1. Don’t be too starry eyed
Your budget is more likely to succeed if it’s realistic. A practical start is to look at your income and spend over the last three months. Create your budget based on that information. If you’re spending more than you’re earning, then your budget will serve as a remedial action plan. If you’re approaching it proactively, a budget will enable you to plan and save better.
2. Beat your behaviour
If you’re serious about sticking to your budget, identify typical spend ‘triggers’. For example, if you spend R500 a month on take-away cappuccinos on the way to work, make sure you fill your travel mug with coffee before you leave the house. If you can’t keep track of miscellaneous expenses, draw a set amount of ‘pocket money’ at the ATM every month – when it’s finished, it’s finished.
3. Build in some ‘happy’
Your budget shouldn’t just be about planning monthly expenses, like transport, fuel and groceries etc. Make provision for holidays, clothes and hobbies. Most of us skip the “fun stuff” or great travel experiences simply because we don’t plan for it. A generous reward now and then is a great way to stay motivated.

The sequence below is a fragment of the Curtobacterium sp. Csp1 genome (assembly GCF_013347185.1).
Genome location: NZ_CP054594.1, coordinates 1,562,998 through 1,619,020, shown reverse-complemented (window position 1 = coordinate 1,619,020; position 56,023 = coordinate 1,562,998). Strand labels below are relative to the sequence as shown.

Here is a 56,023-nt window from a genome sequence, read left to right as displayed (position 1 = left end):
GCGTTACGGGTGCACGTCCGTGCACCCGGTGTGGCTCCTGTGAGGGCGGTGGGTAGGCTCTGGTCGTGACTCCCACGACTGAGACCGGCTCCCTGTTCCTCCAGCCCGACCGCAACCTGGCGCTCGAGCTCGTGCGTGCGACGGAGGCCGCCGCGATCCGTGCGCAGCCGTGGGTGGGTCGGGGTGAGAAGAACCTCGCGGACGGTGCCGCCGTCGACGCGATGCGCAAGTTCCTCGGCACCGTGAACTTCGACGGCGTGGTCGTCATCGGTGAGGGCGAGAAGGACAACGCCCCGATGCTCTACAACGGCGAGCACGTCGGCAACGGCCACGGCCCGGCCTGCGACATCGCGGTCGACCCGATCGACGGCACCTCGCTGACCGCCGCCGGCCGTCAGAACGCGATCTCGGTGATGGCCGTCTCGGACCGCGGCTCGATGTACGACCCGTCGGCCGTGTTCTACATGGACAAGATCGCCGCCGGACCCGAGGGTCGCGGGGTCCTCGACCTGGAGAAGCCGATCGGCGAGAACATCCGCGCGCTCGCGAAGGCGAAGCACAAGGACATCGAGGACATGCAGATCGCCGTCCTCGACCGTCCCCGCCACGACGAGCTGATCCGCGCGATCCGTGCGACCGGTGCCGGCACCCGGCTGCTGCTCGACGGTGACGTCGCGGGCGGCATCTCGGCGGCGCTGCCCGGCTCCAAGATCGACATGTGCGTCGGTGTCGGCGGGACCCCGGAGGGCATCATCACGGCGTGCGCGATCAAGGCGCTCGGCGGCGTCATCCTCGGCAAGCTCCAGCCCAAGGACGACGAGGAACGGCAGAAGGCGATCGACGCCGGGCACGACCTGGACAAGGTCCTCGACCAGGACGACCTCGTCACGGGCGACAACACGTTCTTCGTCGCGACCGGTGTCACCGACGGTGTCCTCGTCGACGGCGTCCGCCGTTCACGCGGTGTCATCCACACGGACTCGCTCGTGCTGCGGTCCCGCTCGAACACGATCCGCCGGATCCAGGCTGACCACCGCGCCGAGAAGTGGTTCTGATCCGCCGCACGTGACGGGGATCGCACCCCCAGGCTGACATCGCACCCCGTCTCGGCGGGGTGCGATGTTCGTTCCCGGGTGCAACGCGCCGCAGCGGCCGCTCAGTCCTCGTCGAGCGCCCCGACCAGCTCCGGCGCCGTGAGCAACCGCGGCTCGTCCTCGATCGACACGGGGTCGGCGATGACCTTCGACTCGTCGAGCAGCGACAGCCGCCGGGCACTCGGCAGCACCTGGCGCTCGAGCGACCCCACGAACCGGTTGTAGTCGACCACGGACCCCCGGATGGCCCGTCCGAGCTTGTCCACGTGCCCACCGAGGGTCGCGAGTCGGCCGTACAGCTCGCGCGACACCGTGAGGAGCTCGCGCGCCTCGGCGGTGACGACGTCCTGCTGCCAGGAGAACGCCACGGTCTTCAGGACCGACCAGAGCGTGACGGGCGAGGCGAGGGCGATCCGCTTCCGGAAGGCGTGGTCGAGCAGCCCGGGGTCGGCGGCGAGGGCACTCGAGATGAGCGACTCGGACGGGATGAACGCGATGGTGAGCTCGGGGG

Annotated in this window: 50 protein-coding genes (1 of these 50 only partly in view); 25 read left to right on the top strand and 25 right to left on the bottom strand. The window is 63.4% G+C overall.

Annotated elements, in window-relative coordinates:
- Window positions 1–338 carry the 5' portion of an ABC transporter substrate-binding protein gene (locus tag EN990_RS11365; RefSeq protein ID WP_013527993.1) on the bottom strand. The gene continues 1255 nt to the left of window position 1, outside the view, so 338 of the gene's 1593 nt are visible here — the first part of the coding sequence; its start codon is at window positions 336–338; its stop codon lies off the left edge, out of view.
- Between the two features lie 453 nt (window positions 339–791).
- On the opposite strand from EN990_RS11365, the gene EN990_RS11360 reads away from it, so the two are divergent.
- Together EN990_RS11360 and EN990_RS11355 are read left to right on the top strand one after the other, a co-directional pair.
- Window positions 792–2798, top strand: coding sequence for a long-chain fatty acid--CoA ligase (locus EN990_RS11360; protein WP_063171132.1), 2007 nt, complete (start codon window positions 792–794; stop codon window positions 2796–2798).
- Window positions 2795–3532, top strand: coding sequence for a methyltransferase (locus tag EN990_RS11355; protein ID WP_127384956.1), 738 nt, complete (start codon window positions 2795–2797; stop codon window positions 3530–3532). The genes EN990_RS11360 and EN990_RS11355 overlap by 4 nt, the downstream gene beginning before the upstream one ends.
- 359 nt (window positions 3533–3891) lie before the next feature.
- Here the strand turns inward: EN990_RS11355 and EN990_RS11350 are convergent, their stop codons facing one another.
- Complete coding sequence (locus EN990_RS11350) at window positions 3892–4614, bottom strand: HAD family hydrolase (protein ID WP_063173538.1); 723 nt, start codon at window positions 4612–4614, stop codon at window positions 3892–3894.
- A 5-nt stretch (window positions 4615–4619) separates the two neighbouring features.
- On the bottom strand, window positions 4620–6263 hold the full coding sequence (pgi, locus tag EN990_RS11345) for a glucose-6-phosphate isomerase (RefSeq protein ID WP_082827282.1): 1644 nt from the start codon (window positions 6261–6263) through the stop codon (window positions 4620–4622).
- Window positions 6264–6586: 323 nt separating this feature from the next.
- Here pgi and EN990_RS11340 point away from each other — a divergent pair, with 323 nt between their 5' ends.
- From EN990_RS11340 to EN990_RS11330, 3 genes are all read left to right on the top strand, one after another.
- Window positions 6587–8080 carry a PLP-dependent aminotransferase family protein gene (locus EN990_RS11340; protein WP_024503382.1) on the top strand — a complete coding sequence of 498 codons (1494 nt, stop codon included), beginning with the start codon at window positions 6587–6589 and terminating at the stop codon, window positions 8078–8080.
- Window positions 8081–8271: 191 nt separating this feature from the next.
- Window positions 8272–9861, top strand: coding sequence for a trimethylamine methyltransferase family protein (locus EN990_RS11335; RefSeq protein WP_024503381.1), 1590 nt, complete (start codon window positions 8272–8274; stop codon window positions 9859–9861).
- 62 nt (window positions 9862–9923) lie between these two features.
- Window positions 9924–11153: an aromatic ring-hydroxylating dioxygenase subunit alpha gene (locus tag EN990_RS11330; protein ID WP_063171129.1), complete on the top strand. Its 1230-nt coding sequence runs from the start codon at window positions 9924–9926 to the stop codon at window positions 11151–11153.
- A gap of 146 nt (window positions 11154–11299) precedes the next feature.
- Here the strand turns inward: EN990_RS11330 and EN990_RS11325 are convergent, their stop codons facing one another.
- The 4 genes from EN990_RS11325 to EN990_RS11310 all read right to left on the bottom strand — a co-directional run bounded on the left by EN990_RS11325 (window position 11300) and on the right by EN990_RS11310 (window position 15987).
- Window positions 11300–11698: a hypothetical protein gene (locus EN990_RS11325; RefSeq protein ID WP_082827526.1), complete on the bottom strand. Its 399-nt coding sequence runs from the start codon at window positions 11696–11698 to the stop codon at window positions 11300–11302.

4. Own it!
Find a budgeting method that suits you, your unique lifestyle and personality. Some of us prefer a pencil and notebook, others a digital tool. Often couples will work on a budget together. Whatever method you choose, it must work for you. If you schedule time at the start or end of the month to work out a budget, it will become a good habit.
5. Keep an eye on the future
The concept of a budget is not to get to the end of the month without exhausting your credit card. At the core, it’s about saving for the things you really want and investing in a better future. When you have a strong personal goal in mind, you’ll be committed to sticking to a budget. Always “Pay” yourself first – put something away for savings before you tackle any other budget item.
6. Cut yourself some slack
If your budget doesn’t work out this month, that doesn’t mean you have to abandon the concept altogether. Be flexible. Adjust as you go. Sometimes we forget to budget for ‘hidden’ expenses, like taxes, ad hoc home repairs or supplies for a home office. A good tip is to reconcile your expenses when you do your annual SARS tax returns – this will give you the year’s income and expenses retrospectively.